However, they seemed to be on an electoral roll, surely…?

3.Scottish Parliamentary election 5th May, 2016

Well, that didn’t last long. They may still be running ‘the show’ (not a big deal in reality) at Holyrood, but they lost their majority,  back to being a somewhat  feeble minority government, in a large part thanks to those evil Tories having a resurgence. That wasn’t in the script. This was Sturgeon’s first real electoral test. The brave face didn’t quite convince.

4.SNP love triangle 22nd May 2106

The man accurately described by Euan McColm as ‘charmless’, Stewart Hosie, quits as SNP Deputy Leader because of his shenanigans with a posh English lady. Actually Hosie’s former wife, also an SNP politician, is a good egg, so I mention this just to keep the narrative accurate. He became (more of) a laughing stock. Another SNP MP, dopey Angus McNeil, was the third point of the triangle

5.Brexit! 24th June 2016

Britain votes to quit the EU, in Scotland the SNP make a lot of the % margins. The actual numbers are less exciting: 1,661,191 Remain to 1,018,322 Leave. That’s a difference of only 642,869 people, which is 12% of the population and 16.5% of the Scottish electorate. Yes it’s a majority, but hardly a ringing endorsement.

Needless to say Sturgeon and the Nats immediately went berserk with silly claims along the lines that Scotland just loved the EU, that Holyrood could block the result (very embarrassing that one), and that Indyref2 was now inevitable, because, y’know, the Scots really love the EU bureaucracy, but the consternation caused by Brexit in certain Hyndland salons seems to have died down pretty quickly, really.  The concept that the EU might not want an essentially bankrupt independent Scotland fomenting trouble in Catalonia and elsewhere into the bargain, never seemed to cross her mind. History will not be kind on this one.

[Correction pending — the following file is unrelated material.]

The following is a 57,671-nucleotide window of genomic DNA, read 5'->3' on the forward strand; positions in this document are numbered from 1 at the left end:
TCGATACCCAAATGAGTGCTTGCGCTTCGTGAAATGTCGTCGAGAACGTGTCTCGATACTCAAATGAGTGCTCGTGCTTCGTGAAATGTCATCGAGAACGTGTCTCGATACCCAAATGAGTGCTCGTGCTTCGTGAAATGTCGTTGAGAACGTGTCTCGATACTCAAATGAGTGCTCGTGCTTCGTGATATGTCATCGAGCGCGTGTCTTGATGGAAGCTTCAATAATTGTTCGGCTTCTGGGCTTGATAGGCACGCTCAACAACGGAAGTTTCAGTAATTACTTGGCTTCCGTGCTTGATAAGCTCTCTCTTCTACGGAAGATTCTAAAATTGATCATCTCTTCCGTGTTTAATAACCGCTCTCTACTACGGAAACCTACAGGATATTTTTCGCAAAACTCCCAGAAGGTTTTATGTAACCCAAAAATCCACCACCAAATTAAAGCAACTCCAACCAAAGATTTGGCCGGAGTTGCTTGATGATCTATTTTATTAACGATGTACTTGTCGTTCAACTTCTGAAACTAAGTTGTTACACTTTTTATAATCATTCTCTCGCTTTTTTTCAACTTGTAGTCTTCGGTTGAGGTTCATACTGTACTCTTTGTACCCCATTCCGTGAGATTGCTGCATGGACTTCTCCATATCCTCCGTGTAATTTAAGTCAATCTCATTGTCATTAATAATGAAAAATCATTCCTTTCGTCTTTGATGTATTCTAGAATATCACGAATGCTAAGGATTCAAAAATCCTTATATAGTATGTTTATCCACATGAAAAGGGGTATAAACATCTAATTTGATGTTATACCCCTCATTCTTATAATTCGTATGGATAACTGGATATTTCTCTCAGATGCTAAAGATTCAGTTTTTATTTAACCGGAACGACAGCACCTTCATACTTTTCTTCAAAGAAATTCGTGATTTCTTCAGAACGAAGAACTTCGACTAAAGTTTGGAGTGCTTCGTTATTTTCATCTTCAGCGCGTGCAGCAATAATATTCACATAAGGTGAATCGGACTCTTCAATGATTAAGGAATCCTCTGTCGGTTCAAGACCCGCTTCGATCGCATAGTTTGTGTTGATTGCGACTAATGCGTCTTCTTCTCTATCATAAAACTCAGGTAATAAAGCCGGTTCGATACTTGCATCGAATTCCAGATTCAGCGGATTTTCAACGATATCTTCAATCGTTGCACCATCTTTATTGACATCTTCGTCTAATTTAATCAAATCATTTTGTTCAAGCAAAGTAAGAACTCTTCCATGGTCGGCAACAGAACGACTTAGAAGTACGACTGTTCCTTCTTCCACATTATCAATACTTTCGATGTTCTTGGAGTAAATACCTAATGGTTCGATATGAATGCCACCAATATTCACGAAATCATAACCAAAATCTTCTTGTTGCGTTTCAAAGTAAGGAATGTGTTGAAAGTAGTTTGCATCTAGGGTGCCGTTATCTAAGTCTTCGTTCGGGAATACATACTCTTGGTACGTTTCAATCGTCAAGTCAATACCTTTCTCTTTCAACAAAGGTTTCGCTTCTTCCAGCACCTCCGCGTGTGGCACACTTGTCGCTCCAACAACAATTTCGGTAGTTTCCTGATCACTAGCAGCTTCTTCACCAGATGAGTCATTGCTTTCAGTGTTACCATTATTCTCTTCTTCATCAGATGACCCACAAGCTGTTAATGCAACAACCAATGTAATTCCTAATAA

In the real world that the rest of us inhabit, neither business nor the voters agreed with her and her Nat toadies, that Brexit mysteriously made independence more attractive. The SNP parallel universe is a mysterious place.

6.The  Named Person scheme gets hammered by the Supreme Court, 28th July 2016

With the SNP, authoritarianism is a constant temptation, to which they normally succumb. I have commented previously on their Jacobin tendencies here, where they seem to have decided that the state supplants parents, by right. It’s already failed, very tragically. Don’t these sanctimonious idiots think anything through properly? Clearly not. The Nats are now having an “intense consultation”, the sort of things that grown up governments normally do before pulling the trigger.

7.The SNP lose a significant by-election, 12th August 2016

Well yes, and it wasn’t widely reported considering the detail. The SNP leader’s own father, Robin Sturgeon, stood for an SNP seat in the Irvine West by-election, and lost. To the dismal remnants of Scottish Labour, who became the party with the most seats as a consequence. I would say that tells us something interesting about the grass roots of Scottish politics. If he’d won, as they clearly anticipated, we’d never have heard the end of it.

8.The Scottish Government Expenditure and Revenue (GERS) figures are released 24th August 2016

Put simply, Scotland as an independent nation is bust. Totally. Happily the UK isn’t quite. The Scottish deficit (not total debt) is officially £14.8 billion. This is rather important, and is one reason why Salmond is truly the most lying liar of all lying politicians. He makes Hillary Clinton look like George Washington. It’s a long story, but the Zen Master of GERS interpretation is the mighty Kevin Hague, over at Chokkablog. The Nats hate him of course. Read his long running commentary, it’s better than most professional journalists have managed.

9.The UK government politely tells the SNP they’re not needed in the Brexit plan, 2nd September 2016

This didn’t go down well. Having ranted about the iniquities of Brexit, Sturgeon appoints a Brexit minister, the ludicrous Mike Russell. He has no apparent role. The SNP are sad. Eager to get in on a process from which they are correctly excluded, they form an SNP Westminster committee to emulate Russell’s ignominy.

10.The SNP’s raison d’etre is independence, so when they announce their programme as the Scottish Government on 6th September, 2016….